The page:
The Socio-Economic Rights and Accountability Project (SERAP), a Nigerian economic and social rights advocacy group, has written to U.S. President Donald Trump, demanding the return of $500 million that was stolen by the former Nigerian President General Sani Abacha during his reign.
In an open letter addressed to Trump, SERAP says it has reason to believe that the millions of dollars, which are part of the more than $4 billion allegedly looted by Abacha, are being held by the United States.
“[We ask the U.S.] administration to attach and release to Nigeria some $500 million worth of U.S.-based proceeds of corruption traced to former Nigerian dictator General Sani Abacha,” SERAP writes.
“SERAP’s request is fully consistent with the UN Convention Against Corruption, which both the United States and Nigeria have ratified.”
The organization further insists that this amount is separate from the $480 million of the funds, believed to belong to Abacha, forfeited to the United States following the U.S. federal district court order issued in August 2014.
Seizure of Proceeds of Corruption
In the open letter, dated February 3, 2017, the group asks President Trump to instruct the U.S. Department of Justice to initiate civil asset forfeiture proceedings against the proceeds of corruption by Mr. Abacha.
It also requests Trump’s administration to fulfill several commitments by the United States to assist Nigeria in recovering funds stolen from its public coffers by former government officials.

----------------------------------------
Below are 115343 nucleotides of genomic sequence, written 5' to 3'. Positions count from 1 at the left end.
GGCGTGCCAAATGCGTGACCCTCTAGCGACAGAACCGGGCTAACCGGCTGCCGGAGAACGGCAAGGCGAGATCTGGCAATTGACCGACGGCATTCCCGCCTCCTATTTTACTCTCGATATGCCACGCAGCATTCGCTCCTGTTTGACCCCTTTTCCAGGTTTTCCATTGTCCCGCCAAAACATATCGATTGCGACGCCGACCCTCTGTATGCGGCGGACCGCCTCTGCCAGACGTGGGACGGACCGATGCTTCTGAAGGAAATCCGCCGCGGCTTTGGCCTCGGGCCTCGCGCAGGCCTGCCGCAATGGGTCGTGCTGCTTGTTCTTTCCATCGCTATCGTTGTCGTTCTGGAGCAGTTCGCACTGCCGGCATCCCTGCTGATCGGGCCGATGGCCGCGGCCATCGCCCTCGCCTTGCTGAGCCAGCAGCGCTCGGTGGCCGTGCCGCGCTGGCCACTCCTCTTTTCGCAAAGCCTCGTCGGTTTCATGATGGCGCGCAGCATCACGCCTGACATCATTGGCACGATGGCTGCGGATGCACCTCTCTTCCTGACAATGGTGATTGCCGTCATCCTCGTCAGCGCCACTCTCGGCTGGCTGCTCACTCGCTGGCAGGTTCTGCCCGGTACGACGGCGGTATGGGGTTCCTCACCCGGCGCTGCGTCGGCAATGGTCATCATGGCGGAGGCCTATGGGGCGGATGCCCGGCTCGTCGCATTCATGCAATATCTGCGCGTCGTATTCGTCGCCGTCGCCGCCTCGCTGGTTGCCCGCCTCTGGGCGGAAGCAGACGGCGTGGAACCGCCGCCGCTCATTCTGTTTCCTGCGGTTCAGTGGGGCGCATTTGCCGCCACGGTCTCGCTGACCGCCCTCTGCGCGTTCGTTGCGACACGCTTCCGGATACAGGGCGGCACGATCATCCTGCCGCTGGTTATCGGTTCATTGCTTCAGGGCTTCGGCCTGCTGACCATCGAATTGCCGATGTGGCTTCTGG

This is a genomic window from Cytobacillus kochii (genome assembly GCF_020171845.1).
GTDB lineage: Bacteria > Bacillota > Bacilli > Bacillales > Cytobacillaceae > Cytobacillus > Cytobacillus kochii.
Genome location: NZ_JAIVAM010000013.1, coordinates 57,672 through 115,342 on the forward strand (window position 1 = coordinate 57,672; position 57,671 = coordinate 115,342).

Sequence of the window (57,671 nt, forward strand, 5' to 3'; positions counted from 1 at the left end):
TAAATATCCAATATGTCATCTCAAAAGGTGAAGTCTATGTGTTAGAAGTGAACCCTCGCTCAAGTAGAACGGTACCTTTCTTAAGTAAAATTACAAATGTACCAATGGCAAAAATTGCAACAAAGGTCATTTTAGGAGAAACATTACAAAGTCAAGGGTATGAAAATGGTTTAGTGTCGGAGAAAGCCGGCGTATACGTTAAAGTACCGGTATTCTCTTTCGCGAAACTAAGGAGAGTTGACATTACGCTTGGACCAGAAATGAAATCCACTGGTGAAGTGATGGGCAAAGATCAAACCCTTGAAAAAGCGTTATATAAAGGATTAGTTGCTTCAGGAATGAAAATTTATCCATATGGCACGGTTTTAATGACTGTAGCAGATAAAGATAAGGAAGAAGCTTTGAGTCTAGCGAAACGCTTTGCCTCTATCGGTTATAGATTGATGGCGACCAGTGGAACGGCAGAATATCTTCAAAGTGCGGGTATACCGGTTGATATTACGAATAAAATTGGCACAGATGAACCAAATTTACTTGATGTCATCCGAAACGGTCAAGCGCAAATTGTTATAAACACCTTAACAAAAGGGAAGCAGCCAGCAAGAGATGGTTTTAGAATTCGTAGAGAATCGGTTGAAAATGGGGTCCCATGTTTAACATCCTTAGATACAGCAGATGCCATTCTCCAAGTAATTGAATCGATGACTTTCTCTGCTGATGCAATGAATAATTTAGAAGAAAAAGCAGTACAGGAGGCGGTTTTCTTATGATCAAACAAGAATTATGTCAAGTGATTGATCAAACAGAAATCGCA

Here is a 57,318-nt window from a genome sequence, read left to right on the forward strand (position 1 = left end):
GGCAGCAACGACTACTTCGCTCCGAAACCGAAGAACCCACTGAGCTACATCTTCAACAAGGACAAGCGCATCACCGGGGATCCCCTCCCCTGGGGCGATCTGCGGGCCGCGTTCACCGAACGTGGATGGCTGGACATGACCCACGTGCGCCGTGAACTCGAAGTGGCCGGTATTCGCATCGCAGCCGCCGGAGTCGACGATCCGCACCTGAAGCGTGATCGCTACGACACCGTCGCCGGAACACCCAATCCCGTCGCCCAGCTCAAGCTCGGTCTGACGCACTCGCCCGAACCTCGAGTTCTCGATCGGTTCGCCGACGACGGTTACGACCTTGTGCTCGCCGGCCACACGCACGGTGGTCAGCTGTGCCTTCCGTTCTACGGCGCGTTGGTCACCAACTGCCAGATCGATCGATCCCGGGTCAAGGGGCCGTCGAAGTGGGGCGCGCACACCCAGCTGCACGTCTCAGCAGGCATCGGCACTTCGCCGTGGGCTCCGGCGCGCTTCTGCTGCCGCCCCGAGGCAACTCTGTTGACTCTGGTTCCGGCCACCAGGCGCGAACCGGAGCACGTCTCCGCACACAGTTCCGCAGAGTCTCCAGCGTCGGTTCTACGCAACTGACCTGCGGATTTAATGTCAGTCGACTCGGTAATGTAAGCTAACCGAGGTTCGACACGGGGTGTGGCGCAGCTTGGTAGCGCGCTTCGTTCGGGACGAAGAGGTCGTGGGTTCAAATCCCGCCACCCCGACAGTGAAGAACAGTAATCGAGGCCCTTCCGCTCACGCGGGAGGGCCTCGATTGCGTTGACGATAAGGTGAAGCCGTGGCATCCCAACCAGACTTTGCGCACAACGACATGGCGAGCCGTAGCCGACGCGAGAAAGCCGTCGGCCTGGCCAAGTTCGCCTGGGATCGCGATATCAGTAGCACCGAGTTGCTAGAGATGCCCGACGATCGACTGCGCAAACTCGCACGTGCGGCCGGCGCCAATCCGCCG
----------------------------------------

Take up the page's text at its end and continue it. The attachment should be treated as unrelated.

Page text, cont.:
“SERAP urges your new administration to initiate discussions with the Nigerian government to fulfill these objectives within an agreed framework and timeline,” the group writes.
The organization wants the two governments to acknowledge the important role played by civil society in the push for asset recovery and commit to promptly sharing information relevant to civil society organizations regarding stolen assets.
Ruthless & Corrupt Dictator
The late-Sani Abacha served as the de facto President of Nigeria between 1993 and 1998. Before becoming president, Abacha served in the Nigerian army as a general and chief of staff and actively participated in the 1985 coup that brought then-President Muhammadu Buhari down.
In 1993, General Abacha overthrew the transitional government of Chief Ernest Shonekan and went ahead to give his administration absolute power and the right to detain anyone for up to three months without trial.
Abacha’s administration was marred by numerous allegations of human rights abuses, including the hanging of Ogoni activist Ken Saro-Wiwa and the jailing of Moshood Abiola and Olusegun Obasanjo for treason.
In 2004, Abacha was ranked as the fourth most corrupt leader in history.
In 2014, the United States Department of Justice announced that it had frozen more than $458 million believed to have been illegally obtained by Abacha and other corrupt Nigerian government officials.
Mr. Abacha died mysteriously in his presidential villa in Abuja in June 1998.